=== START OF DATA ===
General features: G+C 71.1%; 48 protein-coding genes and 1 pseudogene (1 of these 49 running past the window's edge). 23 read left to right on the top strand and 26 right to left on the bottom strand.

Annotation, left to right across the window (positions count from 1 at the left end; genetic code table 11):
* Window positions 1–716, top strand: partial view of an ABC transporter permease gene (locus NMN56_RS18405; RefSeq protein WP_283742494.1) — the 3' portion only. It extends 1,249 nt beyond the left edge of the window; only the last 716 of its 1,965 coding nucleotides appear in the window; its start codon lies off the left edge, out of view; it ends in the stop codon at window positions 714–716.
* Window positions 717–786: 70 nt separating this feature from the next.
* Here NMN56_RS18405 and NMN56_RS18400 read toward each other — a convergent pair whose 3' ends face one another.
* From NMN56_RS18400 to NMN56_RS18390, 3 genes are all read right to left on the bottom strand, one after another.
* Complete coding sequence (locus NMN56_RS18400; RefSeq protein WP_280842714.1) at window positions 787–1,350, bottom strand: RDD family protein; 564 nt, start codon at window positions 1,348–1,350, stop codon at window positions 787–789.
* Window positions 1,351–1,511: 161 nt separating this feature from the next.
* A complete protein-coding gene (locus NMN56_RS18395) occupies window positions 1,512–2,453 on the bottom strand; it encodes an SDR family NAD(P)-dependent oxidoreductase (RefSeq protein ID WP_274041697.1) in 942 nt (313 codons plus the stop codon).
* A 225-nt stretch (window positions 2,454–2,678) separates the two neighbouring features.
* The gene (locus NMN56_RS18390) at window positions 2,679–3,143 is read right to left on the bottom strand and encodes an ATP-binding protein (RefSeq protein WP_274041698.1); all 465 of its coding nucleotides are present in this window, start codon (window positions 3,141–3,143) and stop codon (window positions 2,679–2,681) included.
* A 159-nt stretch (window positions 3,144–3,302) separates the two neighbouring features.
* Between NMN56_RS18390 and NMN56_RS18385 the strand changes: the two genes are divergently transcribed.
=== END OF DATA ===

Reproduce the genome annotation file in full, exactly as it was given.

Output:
General features: G+C 71.1%; 48 protein-coding genes and 1 pseudogene (1 of these 49 running past the window's edge). 23 read left to right on the top strand and 26 right to left on the bottom strand.

Annotation, left to right across the window (positions count from 1 at the left end; genetic code table 11):
* Window positions 1–716, top strand: partial view of an ABC transporter permease gene (locus NMN56_RS18405; RefSeq protein WP_283742494.1) — the 3' portion only. It extends 1,249 nt beyond the left edge of the window; only the last 716 of its 1,965 coding nucleotides appear in the window; its start codon lies off the left edge, out of view; it ends in the stop codon at window positions 714–716.
* Window positions 717–786: 70 nt separating this feature from the next.
* Here NMN56_RS18405 and NMN56_RS18400 read toward each other — a convergent pair whose 3' ends face one another.
* From NMN56_RS18400 to NMN56_RS18390, 3 genes are all read right to left on the bottom strand, one after another.
* Complete coding sequence (locus NMN56_RS18400; RefSeq protein WP_280842714.1) at window positions 787–1,350, bottom strand: RDD family protein; 564 nt, start codon at window positions 1,348–1,350, stop codon at window positions 787–789.
* Window positions 1,351–1,511: 161 nt separating this feature from the next.
* A complete protein-coding gene (locus NMN56_RS18395) occupies window positions 1,512–2,453 on the bottom strand; it encodes an SDR family NAD(P)-dependent oxidoreductase (RefSeq protein ID WP_274041697.1) in 942 nt (313 codons plus the stop codon).
* A 225-nt stretch (window positions 2,454–2,678) separates the two neighbouring features.
* The gene (locus NMN56_RS18390) at window positions 2,679–3,143 is read right to left on the bottom strand and encodes an ATP-binding protein (RefSeq protein WP_274041698.1); all 465 of its coding nucleotides are present in this window, start codon (window positions 3,141–3,143) and stop codon (window positions 2,679–2,681) included.
* A 159-nt stretch (window positions 3,144–3,302) separates the two neighbouring features.
* Between NMN56_RS18390 and NMN56_RS18385 the strand changes: the two genes are divergently transcribed.